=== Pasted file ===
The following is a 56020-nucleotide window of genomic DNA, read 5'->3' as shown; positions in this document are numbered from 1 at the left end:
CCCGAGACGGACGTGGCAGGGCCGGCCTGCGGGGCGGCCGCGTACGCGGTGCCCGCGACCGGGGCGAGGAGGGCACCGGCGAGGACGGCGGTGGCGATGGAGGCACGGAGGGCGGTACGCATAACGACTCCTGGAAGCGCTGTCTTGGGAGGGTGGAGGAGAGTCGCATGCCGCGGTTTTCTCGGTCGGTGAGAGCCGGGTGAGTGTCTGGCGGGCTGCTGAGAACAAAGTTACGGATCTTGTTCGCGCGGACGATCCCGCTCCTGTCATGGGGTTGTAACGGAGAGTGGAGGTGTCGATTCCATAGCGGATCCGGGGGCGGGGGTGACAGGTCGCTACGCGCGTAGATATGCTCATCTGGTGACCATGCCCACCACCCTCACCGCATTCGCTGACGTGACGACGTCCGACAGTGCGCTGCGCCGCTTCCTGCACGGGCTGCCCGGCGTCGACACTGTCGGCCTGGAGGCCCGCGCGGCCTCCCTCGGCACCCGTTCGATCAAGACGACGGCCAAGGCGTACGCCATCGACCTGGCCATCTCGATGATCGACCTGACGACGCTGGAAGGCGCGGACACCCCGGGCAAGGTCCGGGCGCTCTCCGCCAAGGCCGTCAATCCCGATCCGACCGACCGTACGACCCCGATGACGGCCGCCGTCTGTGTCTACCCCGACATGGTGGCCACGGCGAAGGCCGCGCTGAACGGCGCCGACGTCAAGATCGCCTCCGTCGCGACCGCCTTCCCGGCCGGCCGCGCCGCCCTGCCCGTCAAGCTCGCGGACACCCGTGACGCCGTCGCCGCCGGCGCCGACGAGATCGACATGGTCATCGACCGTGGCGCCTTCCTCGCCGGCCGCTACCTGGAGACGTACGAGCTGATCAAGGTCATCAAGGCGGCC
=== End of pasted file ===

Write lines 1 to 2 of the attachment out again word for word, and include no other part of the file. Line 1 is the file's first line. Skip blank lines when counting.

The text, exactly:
The following is a 56020-nucleotide window of genomic DNA, read 5'->3' as shown; positions in this document are numbered from 1 at the left end:
CCCGAGACGGACGTGGCAGGGCCGGCCTGCGGGGCGGCCGCGTACGCGGTGCCCGCGACCGGGGCGAGGAGGGCACCGGCGAGGACGGCGGTGGCGATGGAGGCACGGAGGGCGGTACGCATAACGACTCCTGGAAGCGCTGTCTTGGGAGGGTGGAGGAGAGTCGCATGCCGCGGTTTTCTCGGTCGGTGAGAGCCGGGTGAGTGTCTGGCGGGCTGCTGAGAACAAAGTTACGGATCTTGTTCGCGCGGACGATCCCGCTCCTGTCATGGGGTTGTAACGGAGAGTGGAGGTGTCGATTCCATAGCGGATCCGGGGGCGGGGGTGACAGGTCGCTACGCGCGTAGATATGCTCATCTGGTGACCATGCCCACCACCCTCACCGCATTCGCTGACGTGACGACGTCCGACAGTGCGCTGCGCCGCTTCCTGCACGGGCTGCCCGGCGTCGACACTGTCGGCCTGGAGGCCCGCGCGGCCTCCCTCGGCACCCGTTCGATCAAGACGACGGCCAAGGCGTACGCCATCGACCTGGCCATCTCGATGATCGACCTGACGACGCTGGAAGGCGCGGACACCCCGGGCAAGGTCCGGGCGCTCTCCGCCAAGGCCGTCAATCCCGATCCGACCGACCGTACGACCCCGATGACGGCCGCCGTCTGTGTCTACCCCGACATGGTGGCCACGGCGAAGGCCGCGCTGAACGGCGCCGACGTCAAGATCGCCTCCGTCGCGACCGCCTTCCCGGCCGGCCGCGCCGCCCTGCCCGTCAAGCTCGCGGACACCCGTGACGCCGTCGCCGCCGGCGCCGACGAGATCGACATGGTCATCGACCGTGGCGCCTTCCTCGCCGGCCGCTACCTGGAGACGTACGAGCTGATCAAGGTCATCAAGGCGGCC